The Chiefs have been at the top of the NFL mountain ever since Patrick Mahomes became the full-time starter in 2018. Since then, Kansas City hasn’t missed an AFC title game, has been to three Super Bowls and has won two.
As long as Mahomes is healthy and Andy Reid is on the sidelines, the Chiefs will remain contenders.
However, even Kansas City knows that it takes a capable defense to win it all. Mahomes was the star of the show in 2022, but the Chiefs also finished the 2022 season 11th in yards allowed and second with 55 sacks.
With pass-rushers Carlos Dunlap (who remains unsigned) and Frank Clark gone and Chris Jones still holding out for a new contract, Kansas City desperately needs someone new to take over the sack-production duties.
Enter 2022 first-round pick George Karlaftis, who recorded six sacks and 21 quarterback pressures as a rookie. Kansas City needs him to break through as a double-digit-sack player to help offset the losses of Clark and Dunlap—and it will need to rely on him even more if Jones’ absence becomes an extended one.
If Karlaftis rises to the challenge and becomes a Pro Bowl-caliber pass-rusher this season, the Chiefs defense should again perfectly complement the offense. If he can’t, there will be more pressure on Mahomes to carry the team.
Kansas City Chiefs
Reigning MVP Patrick Mahomes had high praise for Moore in his recent comments to NBC Sports’ Peter King. And with the departure of JuJu Smith-Schuster in free agency (who vacates 101 regular-season targets), Moore seems primed for a bigger role in the Chiefs’ offensive scheme.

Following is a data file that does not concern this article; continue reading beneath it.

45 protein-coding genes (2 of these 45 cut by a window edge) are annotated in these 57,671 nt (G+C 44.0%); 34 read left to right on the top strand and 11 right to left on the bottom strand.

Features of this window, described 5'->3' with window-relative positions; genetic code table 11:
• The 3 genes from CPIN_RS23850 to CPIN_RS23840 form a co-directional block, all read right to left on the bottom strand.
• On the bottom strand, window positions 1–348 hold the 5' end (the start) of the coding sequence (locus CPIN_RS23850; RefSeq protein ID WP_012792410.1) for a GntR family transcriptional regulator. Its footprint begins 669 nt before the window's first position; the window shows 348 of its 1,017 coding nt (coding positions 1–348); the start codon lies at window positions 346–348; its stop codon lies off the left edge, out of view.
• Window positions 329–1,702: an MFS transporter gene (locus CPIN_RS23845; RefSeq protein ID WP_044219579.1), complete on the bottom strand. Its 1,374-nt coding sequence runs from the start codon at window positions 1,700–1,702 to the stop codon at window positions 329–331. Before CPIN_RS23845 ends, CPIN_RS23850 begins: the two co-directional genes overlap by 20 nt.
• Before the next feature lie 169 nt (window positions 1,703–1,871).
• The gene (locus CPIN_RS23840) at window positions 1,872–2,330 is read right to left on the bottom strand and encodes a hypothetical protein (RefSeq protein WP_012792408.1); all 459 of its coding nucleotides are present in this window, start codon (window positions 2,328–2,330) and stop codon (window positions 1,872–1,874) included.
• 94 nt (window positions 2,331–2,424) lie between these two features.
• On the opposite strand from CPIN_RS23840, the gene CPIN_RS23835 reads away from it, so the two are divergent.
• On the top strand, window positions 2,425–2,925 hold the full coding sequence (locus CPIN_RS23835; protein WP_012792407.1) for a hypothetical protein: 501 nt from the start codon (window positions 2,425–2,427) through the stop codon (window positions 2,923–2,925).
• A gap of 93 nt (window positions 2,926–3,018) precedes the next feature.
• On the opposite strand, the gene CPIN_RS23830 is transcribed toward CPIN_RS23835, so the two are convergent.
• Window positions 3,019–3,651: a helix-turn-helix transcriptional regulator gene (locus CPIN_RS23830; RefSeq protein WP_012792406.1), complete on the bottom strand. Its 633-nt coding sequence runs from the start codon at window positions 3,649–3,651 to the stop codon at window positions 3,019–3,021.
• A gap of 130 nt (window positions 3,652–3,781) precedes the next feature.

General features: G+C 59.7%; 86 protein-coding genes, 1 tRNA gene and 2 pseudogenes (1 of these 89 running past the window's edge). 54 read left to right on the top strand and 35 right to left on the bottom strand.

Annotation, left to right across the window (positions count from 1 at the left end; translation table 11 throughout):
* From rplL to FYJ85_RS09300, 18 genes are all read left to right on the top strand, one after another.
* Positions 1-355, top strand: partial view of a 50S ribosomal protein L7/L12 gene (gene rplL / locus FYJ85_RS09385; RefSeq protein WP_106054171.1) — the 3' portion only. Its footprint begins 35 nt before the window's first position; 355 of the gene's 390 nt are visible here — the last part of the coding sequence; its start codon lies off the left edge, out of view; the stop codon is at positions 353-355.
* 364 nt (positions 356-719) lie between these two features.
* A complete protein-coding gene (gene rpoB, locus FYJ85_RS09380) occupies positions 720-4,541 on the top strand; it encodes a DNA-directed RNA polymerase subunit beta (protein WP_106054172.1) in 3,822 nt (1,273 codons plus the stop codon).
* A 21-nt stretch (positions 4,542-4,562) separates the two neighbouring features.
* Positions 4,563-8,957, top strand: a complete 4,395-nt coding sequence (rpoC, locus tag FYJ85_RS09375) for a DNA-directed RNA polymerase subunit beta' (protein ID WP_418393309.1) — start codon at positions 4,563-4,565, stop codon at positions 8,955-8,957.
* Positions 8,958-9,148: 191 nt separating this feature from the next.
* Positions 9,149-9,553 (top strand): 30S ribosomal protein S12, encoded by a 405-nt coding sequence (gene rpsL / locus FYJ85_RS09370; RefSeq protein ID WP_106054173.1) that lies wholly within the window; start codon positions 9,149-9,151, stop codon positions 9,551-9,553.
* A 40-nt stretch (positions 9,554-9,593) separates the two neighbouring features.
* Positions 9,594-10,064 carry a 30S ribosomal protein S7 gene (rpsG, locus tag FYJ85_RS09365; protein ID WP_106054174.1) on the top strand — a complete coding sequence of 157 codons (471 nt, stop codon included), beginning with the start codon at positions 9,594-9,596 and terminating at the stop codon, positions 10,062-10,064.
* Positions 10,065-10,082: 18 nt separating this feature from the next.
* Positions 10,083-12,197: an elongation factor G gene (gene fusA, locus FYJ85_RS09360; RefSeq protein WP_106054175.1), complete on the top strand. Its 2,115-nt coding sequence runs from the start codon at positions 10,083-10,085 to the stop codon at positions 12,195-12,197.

Moore is entering his second season in Andy Reid’s offense after struggling to maintain consistent playing time as a rookie. Two weeks after running a season-high 26 routes in the AFC Championship Game against the Bengals (targeted seven times for three receptions, 13 yards), Moore was relegated to just four total routes in Super Bowl LVII (though his lone reception did result in a pivotal fourth-quarter touchdown).
Moore’s 1.46-second 10-yard split and 4.41-second 40-yard dash at the 2022 NFL Scouting Combine were indicators of his initial burst and raw speed. That translated to most of Moore’s production coming after the catch as a rookie. Of Moore’s 267 receiving yards in the regular season and postseason, 180 came after the catch (67.4 percent, a top-10 mark among wide receivers with at least 25 targets last season). If Moore’s catch rate can regress closer to the mean (Moore caught 64.3 percent of targets versus 74.0 percent expected), opportunities to create after the catch will follow.
It almost seems unfair. The defending Super Bowl champions are the only team favored in all 17 of its games this season. The Chiefs are also favored to win this year’s Super Bowl (+600), are tied with the Philadelphia Eagles for the highest win total (11.5) and have MVP favorite Patrick Mahomes under center. Only three of their projected spreads are by a touchdown or greater, though.
Around the NFL